Trust no one? Online poker’s recent scams and how to prevent them [Editorial]
Tuesday, 16 August 2011
If a high street company stopped doing business and closed doors with nine figures in customer money locked behind said doors, we’d hear no end of it. If a sporting celebrity embezzled fans and students out of five figures, the back pages of the newspapers would shout it from the rooftops for weeks. Yet when similar situations happen in the world of online poker, short of the flurry of activity from observers (rarely anyone more relevant than railbirds and microstakes players) on NVG... nothing.
Why? Well, the very nature of poker has something to do with it – if a midstakes grinder earning $100,000 a year from cash games gets cheated out of $10,000 it’s not the same devastating sum of money as it is to a man working 9-5 and earning $100,000 a year. It’s just a 15 – 25 buy-in downswing, and those happen. Professional poker players have an inherent disregard for the value of a dollar – they have to, otherwise that river bluff isn’t 72 big blinds; it’s six weeks’ rent or a down payment on a sports car.
Since Black Friday, we’ve had a couple of seedy practises revealed to us. Firstly, a thread on Two Plus Two entitled “Chino Rheem SCUM” began with players including PCA High Roller winner Will Molson and 2010 WSOP Main Event third-place finisher Joseph “subiime” Cheong claiming that Rheem owes them $40,000 from the 2010 WSOP. Other pros have since weighed in to say that they, or those they know, are also allegedly owed money by Chino. Twitter exploded when he won the inaugural Epic Poker League for a million dollars, though in defence of Rheem, even Cheong has said that “[Rheem would] pay it back if he won [a significant sum of money]... just so long as he didn’t hit the table games first.” Let’s hope that Molson and Cheong were by the cashier’s desk when Rheem claimed his seven figures. [
Secondly, and perhaps more interestingly, we have the Portuguese Poker Prodigy scandal. Jose Macedo, interviewed by us as the real deal not so long ago, may not actually be who we all thought. Rumours first emerged on Two Plus Two of a 17-year-old who had risen from $0.25/$0.50 all the way up to crushing $100/$200 NL heads-up and was poised to be poker’s next best thing. Post-Isildur1 it was a bit too good to be true, and there were many doubters until players such as Haseeb “DOG IS HEAD” Qureshi, Daniel “jungleman12” Cates and Ben “sauce123” Sulsky all confirmed Jose’s existence and the existence of a keen poker mind. Over time, some naysayers claimed that Jose’s coaching was poor or that he was a capable mid-stakes player but not a poker God. However, generally, people believed Macedo and he got sponsorship with Lock Poker.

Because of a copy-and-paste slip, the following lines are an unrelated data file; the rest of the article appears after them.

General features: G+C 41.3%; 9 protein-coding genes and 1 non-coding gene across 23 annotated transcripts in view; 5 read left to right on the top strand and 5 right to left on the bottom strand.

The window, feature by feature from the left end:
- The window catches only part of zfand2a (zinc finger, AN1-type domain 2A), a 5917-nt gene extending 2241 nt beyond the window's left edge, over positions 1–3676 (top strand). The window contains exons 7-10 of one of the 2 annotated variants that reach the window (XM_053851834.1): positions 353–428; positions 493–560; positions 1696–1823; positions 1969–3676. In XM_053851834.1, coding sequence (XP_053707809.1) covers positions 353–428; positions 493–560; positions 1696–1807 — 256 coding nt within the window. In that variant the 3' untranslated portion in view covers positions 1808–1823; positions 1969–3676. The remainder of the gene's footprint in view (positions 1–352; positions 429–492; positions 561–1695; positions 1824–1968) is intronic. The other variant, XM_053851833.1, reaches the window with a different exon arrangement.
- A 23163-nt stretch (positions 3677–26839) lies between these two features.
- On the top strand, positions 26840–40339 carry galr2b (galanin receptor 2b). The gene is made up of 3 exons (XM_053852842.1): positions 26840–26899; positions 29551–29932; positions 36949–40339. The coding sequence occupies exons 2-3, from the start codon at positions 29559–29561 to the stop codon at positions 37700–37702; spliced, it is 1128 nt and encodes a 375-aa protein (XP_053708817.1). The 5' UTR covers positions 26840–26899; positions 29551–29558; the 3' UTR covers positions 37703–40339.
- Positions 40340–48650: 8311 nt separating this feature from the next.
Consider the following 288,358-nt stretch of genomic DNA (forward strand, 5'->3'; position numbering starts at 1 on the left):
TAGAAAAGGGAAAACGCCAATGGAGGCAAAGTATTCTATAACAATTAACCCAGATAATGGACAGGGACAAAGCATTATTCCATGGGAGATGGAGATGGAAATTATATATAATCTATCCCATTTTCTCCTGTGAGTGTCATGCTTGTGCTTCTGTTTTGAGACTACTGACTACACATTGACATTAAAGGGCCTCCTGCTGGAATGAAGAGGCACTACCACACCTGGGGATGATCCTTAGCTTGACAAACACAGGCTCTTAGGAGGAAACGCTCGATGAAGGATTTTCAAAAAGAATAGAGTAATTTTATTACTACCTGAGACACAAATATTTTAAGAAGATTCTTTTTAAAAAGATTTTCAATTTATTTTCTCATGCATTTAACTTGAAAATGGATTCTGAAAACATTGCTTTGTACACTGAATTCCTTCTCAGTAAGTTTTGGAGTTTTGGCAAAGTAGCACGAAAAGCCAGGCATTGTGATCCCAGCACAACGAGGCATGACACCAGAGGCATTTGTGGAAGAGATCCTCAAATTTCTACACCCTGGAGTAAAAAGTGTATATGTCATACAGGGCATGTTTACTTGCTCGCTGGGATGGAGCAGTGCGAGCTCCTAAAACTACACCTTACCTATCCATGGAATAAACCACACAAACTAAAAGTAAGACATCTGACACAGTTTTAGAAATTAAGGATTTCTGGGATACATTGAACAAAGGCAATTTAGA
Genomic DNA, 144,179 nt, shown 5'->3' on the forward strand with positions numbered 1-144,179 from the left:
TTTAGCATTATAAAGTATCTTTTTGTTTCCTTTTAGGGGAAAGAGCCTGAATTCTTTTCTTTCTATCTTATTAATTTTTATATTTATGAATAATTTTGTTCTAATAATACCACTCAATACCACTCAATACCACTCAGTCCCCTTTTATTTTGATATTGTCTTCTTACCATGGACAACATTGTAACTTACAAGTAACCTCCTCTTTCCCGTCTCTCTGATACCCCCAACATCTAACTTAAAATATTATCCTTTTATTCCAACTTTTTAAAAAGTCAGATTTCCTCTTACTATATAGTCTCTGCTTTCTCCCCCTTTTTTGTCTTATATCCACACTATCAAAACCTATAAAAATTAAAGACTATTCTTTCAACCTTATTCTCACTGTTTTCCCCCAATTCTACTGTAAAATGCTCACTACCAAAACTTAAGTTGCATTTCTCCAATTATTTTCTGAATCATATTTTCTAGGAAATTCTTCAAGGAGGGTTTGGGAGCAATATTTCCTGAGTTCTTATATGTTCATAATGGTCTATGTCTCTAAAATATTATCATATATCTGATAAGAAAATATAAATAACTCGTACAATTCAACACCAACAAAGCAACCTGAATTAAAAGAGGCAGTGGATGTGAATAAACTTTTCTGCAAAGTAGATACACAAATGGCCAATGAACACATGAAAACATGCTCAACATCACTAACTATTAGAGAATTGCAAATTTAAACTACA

Of course, allegedly, he since attempted to scam a Skype sweat group of NL heads-up regulars out of $45,000. He was caught and admitted not only multi-accounting but also using TeamViewer software to view his opponents’ hole cards while he coached them as Jose Macedo but played them as Sauron1989 or dollarman on iPoker. Quershi and Cates denounced Macedo but their reputations are tarnished by association now. The full thread is here [http://forumserver.twoplustwo.com/29/news-views-gossip/girah-jungleman-dog-head-scandal-part-iv-1082497/] and is one hell of a read. No one quite knows what is going on yet – whether Qureshi masterminded the whole thing to scam high stakes players (doubtful) or whether a kid from Portugal convinced some players he was way better at poker than he was in the hopes of securing the trust of young, rich players such as jungleman12, who even Brian “Stinger88” Hastings called “the most naive and gullible person I have ever met.”
Poker is unfortunately associated with hustling and seedy cheating; it’s the nature of the game and always will be. There are large amounts of money being thrown about constantly in games, stakes, loans and other arrangements with no formal contracts and only the word of an online persona. The more famous internet poker players value their good reputations and are honest people, but the simple fact is that when money is around, someone will be trying to steal it.
So how do we prevent this from happening? How do you prevent it from happening to you? Simple – don’t trust anyone. I don’t mean to sound alarmist but let’s face it, the Internet is a medium that allows people to lie willy nilly. I’m Matt Perry, writer for Bluff Europe magazine and small stakes poker player. If you’ve been reading my stuff for a while you might happily loan me $100 on PokerStars, knowing that with my reputation in public at stake and a feeling that you “know” me I would have to pay it back.
I would, but I could be lying about that. How do you know I’m not a 24-year-old woman from Boston who has simply created the Matt Perry persona in order to scam poker players? You don’t. If you don’t know someone in real life, don’t send them money online. If you trust them absolutely despite not having met them (clearly good friendships have been forged in the poker world with neither player meeting the other) then still don’t send them more than you can afford to lose.
People are just horrible and they will steal all your money, I guess, is my closing message. I always like to look on the bright side. On a serious note – everyone just needs to be really careful about who they trust and why. Incidentally, feel free to send me that $100 on PokerStars.